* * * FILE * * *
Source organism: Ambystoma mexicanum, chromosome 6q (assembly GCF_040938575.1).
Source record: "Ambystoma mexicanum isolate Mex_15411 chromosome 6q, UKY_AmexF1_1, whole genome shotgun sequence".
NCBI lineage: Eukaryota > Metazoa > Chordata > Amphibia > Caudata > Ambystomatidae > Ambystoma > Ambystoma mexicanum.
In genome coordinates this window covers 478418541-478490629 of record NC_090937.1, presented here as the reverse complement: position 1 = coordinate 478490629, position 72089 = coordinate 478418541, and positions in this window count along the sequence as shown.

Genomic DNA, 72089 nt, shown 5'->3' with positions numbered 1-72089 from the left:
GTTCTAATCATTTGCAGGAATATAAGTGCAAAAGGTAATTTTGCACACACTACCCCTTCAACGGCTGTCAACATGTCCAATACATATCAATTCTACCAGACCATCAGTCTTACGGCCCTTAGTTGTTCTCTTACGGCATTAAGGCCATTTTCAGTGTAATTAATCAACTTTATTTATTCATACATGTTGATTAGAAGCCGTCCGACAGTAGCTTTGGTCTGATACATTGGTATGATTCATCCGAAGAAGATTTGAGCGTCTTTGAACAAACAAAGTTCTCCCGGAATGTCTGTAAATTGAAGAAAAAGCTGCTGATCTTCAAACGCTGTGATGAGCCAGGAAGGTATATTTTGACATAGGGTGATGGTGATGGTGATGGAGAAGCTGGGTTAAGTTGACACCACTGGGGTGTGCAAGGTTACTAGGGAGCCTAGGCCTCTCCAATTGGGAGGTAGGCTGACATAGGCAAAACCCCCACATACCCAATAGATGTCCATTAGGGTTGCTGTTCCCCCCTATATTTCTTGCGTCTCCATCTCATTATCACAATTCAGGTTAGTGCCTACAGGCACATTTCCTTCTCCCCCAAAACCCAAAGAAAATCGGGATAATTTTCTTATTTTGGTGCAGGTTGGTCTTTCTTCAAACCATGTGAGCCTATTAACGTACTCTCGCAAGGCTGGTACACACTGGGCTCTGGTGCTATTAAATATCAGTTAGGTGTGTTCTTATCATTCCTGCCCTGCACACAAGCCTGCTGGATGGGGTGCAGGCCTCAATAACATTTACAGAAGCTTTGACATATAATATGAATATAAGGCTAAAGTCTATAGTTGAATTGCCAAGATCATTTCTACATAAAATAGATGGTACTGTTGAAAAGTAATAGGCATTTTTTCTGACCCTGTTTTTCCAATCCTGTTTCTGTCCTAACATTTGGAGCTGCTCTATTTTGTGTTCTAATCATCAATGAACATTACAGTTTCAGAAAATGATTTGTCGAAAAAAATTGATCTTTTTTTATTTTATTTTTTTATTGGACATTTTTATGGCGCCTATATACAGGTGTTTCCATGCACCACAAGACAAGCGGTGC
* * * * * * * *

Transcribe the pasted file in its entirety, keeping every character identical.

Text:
Source organism: Ambystoma mexicanum, chromosome 6q (assembly GCF_040938575.1).
Source record: "Ambystoma mexicanum isolate Mex_15411 chromosome 6q, UKY_AmexF1_1, whole genome shotgun sequence".
NCBI lineage: Eukaryota > Metazoa > Chordata > Amphibia > Caudata > Ambystomatidae > Ambystoma > Ambystoma mexicanum.
In genome coordinates this window covers 478418541-478490629 of record NC_090937.1, presented here as the reverse complement: position 1 = coordinate 478490629, position 72089 = coordinate 478418541, and positions in this window count along the sequence as shown.

Genomic DNA, 72089 nt, shown 5'->3' with positions numbered 1-72089 from the left:
GTTCTAATCATTTGCAGGAATATAAGTGCAAAAGGTAATTTTGCACACACTACCCCTTCAACGGCTGTCAACATGTCCAATACATATCAATTCTACCAGACCATCAGTCTTACGGCCCTTAGTTGTTCTCTTACGGCATTAAGGCCATTTTCAGTGTAATTAATCAACTTTATTTATTCATACATGTTGATTAGAAGCCGTCCGACAGTAGCTTTGGTCTGATACATTGGTATGATTCATCCGAAGAAGATTTGAGCGTCTTTGAACAAACAAAGTTCTCCCGGAATGTCTGTAAATTGAAGAAAAAGCTGCTGATCTTCAAACGCTGTGATGAGCCAGGAAGGTATATTTTGACATAGGGTGATGGTGATGGTGATGGAGAAGCTGGGTTAAGTTGACACCACTGGGGTGTGCAAGGTTACTAGGGAGCCTAGGCCTCTCCAATTGGGAGGTAGGCTGACATAGGCAAAACCCCCACATACCCAATAGATGTCCATTAGGGTTGCTGTTCCCCCCTATATTTCTTGCGTCTCCATCTCATTATCACAATTCAGGTTAGTGCCTACAGGCACATTTCCTTCTCCCCCAAAACCCAAAGAAAATCGGGATAATTTTCTTATTTTGGTGCAGGTTGGTCTTTCTTCAAACCATGTGAGCCTATTAACGTACTCTCGCAAGGCTGGTACACACTGGGCTCTGGTGCTATTAAATATCAGTTAGGTGTGTTCTTATCATTCCTGCCCTGCACACAAGCCTGCTGGATGGGGTGCAGGCCTCAATAACATTTACAGAAGCTTTGACATATAATATGAATATAAGGCTAAAGTCTATAGTTGAATTGCCAAGATCATTTCTACATAAAATAGATGGTACTGTTGAAAAGTAATAGGCATTTTTTCTGACCCTGTTTTTCCAATCCTGTTTCTGTCCTAACATTTGGAGCTGCTCTATTTTGTGTTCTAATCATCAATGAACATTACAGTTTCAGAAAATGATTTGTCGAAAAAAATTGATCTTTTTTTATTTTATTTTTTTATTGGACATTTTTATGGCGCCTATATACAGGTGTTTCCATGCACCACAAGACAAGCGGTGC